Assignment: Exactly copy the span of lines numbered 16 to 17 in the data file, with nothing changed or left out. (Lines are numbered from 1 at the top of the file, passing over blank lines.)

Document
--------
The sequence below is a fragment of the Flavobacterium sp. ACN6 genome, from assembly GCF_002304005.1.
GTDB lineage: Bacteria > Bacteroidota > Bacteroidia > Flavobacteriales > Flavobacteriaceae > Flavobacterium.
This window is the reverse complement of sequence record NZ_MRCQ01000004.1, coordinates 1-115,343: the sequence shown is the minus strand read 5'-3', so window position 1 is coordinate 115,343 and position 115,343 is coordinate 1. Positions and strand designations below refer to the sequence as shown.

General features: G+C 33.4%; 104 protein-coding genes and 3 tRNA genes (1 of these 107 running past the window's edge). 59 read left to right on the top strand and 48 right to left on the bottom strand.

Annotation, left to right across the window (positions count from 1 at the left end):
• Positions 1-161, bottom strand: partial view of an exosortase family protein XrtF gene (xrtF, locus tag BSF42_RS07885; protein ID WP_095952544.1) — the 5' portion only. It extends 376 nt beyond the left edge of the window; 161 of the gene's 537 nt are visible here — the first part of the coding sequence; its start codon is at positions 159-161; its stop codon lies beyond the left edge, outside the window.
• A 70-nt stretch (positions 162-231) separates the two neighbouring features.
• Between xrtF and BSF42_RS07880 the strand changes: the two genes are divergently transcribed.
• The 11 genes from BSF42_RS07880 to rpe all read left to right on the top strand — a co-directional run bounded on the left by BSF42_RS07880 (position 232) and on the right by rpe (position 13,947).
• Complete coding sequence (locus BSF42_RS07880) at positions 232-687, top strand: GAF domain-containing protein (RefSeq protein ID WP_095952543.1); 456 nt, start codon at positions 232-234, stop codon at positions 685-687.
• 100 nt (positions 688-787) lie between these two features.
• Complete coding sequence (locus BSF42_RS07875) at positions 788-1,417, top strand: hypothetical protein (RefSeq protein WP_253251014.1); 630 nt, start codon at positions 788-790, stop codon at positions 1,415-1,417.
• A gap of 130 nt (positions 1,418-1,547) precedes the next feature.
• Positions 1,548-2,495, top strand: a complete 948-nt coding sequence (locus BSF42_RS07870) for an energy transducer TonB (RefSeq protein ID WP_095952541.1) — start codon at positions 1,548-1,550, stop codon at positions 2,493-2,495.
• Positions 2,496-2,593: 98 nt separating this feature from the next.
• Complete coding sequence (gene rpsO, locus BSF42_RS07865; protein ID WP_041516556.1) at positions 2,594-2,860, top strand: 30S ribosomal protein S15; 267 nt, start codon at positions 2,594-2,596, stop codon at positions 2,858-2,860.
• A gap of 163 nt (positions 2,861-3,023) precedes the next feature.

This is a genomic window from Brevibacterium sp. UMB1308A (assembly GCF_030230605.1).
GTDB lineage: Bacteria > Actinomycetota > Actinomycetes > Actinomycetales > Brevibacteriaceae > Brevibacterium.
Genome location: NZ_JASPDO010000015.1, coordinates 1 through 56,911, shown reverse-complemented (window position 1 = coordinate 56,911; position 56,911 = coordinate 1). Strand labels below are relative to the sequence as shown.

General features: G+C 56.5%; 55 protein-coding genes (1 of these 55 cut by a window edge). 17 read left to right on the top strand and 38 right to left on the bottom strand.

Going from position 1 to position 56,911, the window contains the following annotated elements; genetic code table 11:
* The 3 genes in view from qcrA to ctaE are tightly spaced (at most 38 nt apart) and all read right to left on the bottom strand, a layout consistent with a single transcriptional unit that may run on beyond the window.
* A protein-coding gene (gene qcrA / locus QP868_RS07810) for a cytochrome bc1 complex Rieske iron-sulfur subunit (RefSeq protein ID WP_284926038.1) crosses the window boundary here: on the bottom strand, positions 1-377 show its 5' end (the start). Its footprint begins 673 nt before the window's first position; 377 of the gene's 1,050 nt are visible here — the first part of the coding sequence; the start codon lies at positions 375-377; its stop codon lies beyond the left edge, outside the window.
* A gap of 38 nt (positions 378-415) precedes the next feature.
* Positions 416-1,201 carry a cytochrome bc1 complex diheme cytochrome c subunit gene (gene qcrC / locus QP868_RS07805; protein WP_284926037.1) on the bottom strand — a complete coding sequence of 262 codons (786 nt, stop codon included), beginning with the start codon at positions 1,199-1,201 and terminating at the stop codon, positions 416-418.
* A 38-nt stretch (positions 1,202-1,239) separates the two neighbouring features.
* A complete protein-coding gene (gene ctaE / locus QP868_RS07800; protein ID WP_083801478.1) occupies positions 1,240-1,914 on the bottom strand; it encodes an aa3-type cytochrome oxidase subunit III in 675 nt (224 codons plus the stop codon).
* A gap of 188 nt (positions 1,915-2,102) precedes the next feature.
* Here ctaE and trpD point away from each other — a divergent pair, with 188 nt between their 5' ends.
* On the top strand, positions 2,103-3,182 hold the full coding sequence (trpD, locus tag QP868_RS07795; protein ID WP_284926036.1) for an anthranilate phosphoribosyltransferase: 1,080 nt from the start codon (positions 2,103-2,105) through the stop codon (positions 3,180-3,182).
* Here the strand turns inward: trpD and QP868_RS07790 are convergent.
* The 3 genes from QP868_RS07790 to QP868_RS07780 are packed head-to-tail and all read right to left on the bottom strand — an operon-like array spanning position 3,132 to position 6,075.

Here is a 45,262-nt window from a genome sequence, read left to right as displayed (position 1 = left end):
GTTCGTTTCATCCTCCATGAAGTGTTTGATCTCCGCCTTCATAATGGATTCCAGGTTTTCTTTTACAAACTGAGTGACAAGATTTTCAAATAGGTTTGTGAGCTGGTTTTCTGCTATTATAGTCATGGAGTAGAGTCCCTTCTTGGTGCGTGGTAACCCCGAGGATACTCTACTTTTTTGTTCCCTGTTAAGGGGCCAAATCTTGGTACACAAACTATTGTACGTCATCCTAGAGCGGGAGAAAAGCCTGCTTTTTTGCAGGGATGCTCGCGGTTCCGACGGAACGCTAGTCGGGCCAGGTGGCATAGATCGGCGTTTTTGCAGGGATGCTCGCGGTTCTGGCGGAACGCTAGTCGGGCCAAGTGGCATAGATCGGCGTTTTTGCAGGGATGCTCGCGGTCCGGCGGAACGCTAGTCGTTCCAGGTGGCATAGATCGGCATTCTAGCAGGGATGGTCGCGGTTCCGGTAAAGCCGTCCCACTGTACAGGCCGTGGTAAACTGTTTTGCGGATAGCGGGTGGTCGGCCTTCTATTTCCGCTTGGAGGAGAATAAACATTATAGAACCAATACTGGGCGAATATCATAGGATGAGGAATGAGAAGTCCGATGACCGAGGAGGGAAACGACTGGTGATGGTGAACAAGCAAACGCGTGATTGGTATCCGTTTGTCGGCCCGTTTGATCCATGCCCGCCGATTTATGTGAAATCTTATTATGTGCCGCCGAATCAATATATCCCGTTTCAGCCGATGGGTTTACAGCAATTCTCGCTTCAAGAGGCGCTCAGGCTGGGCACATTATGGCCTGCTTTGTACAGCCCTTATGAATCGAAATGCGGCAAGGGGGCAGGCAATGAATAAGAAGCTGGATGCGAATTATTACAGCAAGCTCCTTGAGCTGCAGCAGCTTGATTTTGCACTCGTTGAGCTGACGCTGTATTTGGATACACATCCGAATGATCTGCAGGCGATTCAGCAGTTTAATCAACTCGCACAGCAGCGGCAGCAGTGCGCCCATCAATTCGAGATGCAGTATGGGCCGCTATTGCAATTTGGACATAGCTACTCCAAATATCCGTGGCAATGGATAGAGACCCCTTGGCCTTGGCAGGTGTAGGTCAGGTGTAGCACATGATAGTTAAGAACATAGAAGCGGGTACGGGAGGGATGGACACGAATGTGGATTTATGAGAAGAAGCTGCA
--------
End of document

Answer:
• Complete coding sequence (gene rpsO, locus BSF42_RS07865; protein ID WP_041516556.1) at positions 2,594-2,860, top strand: 30S ribosomal protein S15; 267 nt, start codon at positions 2,594-2,596, stop codon at positions 2,858-2,860.
• A gap of 163 nt (positions 2,861-3,023) precedes the next feature.